I am not proud to be a Pakistani

That is a powerful line, that. “I am not proud to be a Pakistani” sends a very strong message indeed. If I say this, you are thinking, “OK so this guy is sick of one or the other aspect of the society that we all feel bad about. And has taken his feelings perhaps a bit too far,” or something like that.

So what is the counter to that feeling? You say “I am proud to be a Pakistani”.

Did you get it? No? Thought so.  Let me try again.

Quite some time back, there  was this sudden surge of badly printed t-shirts that had ‘Proud to be Pakistani” written on them. You’d see a fair amount of people wear them, from your average Bashir (our generic version of average Joe, of course) to celebrities like Shoaib Akhtar etc. Here’s what this shirt is actually saying:

I know that you wouldn’t be proud of being a Pakistani, but hey, guess what, I am. I am proud to be a Pakistani.

What the hell? Is that’s how it is now? You already assume that people think you ought to be shameful of being a Pakistani, as if you have something to hide. Much like a little girl blabbering out to her Mother, “No mommy, I didn’t eat that chocolate cake,” without the mommy even asking. That’s guilt written all over it. Heck, it is gawddamned understood that I belong to this place, it is called Pakistan, the flag’s green and white with a crescent moon and a star, and no, our flags don’t really have Mickey Mouse on ’em or anything. This place right here, this place right here is my country, my home and my two by two or four by four or whatever. This is me and I don’t need to tell you that I own it.

P.S. Wearing yourcountry’s flag’s colors on your person is not the same thing, people. That shows association and nothing wrong with that. Boasting your flag on your blog or ‘Going Green’ is all good, as it is an exercise in assimilation. Saying something like ‘Proud to be a Pakistani’ just does not cut it, folks. I have more than one foreigner poke mild fun at these so-called ‘slogans’, and that only proved what I had been saying, stop being so defensive, find the truth and stand by it.

Will Amazon’s Kindle fight back?

Amazon has been lazy, has been slow. The Kindle was introduced with the dinosaurs it seems, yet only recently was it upgraded to include countries other than the US. Fantastic, because I would finally be able to take my book-skimming habits with me – well, not so fast, the damned thing STILL does not work in Pakistan, where we ride to work on camels and use rocks to light fire and use pigeons for emails. Putting the ‘US-is-the-world’ bias that runs through pretty much any high-tech company, let’s see if the new Barnes and Noble e-reader will give Amazon a run for its money.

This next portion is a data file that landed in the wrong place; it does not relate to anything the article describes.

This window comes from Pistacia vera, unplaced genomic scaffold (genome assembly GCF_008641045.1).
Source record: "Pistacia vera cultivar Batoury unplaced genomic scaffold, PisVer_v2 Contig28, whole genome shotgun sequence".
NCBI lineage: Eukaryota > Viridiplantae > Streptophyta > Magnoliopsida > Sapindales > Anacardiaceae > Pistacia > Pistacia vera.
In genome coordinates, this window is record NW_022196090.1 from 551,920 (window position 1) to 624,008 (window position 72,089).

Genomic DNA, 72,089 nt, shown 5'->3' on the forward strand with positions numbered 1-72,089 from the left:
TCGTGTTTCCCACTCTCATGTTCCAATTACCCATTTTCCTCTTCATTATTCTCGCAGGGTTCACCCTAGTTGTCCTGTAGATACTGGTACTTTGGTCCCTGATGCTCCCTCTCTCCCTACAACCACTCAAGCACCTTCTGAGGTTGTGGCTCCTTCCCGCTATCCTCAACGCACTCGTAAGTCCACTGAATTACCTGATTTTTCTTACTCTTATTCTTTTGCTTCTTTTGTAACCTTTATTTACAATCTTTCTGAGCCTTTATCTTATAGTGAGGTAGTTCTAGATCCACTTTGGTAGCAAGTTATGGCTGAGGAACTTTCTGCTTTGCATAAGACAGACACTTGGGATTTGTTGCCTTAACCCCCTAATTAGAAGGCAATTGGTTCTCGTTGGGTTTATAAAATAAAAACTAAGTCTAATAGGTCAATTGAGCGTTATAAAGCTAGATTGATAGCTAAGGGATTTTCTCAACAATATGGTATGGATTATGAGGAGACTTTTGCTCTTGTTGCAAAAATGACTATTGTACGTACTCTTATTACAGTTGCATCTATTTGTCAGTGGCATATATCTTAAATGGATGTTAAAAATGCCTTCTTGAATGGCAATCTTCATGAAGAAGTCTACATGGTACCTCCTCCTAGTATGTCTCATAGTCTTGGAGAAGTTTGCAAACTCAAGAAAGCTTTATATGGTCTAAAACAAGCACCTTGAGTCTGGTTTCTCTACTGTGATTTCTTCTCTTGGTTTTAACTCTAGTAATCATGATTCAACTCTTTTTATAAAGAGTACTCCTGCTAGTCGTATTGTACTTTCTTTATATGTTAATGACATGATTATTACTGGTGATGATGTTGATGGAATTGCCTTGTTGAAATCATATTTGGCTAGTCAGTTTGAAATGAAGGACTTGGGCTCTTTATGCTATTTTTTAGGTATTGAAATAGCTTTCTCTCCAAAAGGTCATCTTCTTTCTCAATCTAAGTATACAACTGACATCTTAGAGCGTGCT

Short answer: Hell yes.

On with the long answer now:

Continue reading Will Amazon’s Kindle fight back?

Keyboards are on the way out, seriously

Image: <a href=Let’s get one thing clear, the keyboard is not a good thing. It doesn’t matter if I can type at a million words per minute, which obviously I can, the bottom line is: it is not ‘natural’. Before you go all Darwin on me with this, what I mean by ‘natural’ is that the keyboard itself has no value – it is a separate piece of hardware that just ‘has’ to be present if you want to interact with your computer. Think about it, it was and is a necessary evil to communicate with a machine. The introduction of touch screens was a step closer to a natural way of doing things – it removed the clutter of input devices such as the mouse and the keyboard. If anything, Microsoft’s Courier is a very exciting product that is not a concept and is to hit the markets any time now. If the introductory videos of MS Courier is anything to go by, the new wave of technology will change the game itself. (Of course, Microsoft’s Windows 7 is geared for the touchscreen world, so this evolution of Human-Computer Interaction is no surprise).

The Blackberry-owners would disagree that keyboard is much faster than iPhone’s touchscreen. Well, I own a Blackberry. Say that to any hardcore iPhone user who will set you straight. And note, iPhone is the ‘first of its kind’ – give this touchscreen technology a few more evolutionary cycles, let Microsoft steal it properly (via the super-awesome MS Courier tablet) and then come back and tell me that keyboards are a good thing. Ha!

Going solo in Pakistan

Freelancing in Pakistan is something that is very much underrated because it is very much misunderstood.

As per definition of the word itself, a ‘freelancer’ is one who:

… sells services to employers without a long-term commitment to any of them

To be a freelancer, you don’t need a degree. Starting from the PKR 300 per day mazdoor to PKR 15,000 per day consultant, a lot of people are making some serious amounts of money with freelancing.

But how many of us want to go the freelancing route but just don’t?

Continue reading Going solo in Pakistan


Being scared is easy, just try something new.

I have been scared.  A lot. I never thought I could do that I just did do. I tried. But I did it only because what I attempted was easy, just like everything is once you’ve done it. But before that, it seems so worthy, so magnificent, so meaningful, so difficult – like everything worthy does.

Never though I’d contribute towards my first song that will see the air of play :). Never though I’d earn from a set of businesses, never thought I’d get to call myself a consultant, never thought I’d have a home office and I never thought I’d achieve my life goal that I had in college, before my life was over. All this and more. Scary stuff, all of it, but only when I hadn’t done it. Allah has created us, after all, so outdoing ourselves is not that big a deal. But only when the deal is done, not before. Before that, it is scary time.

And right now, I am scared.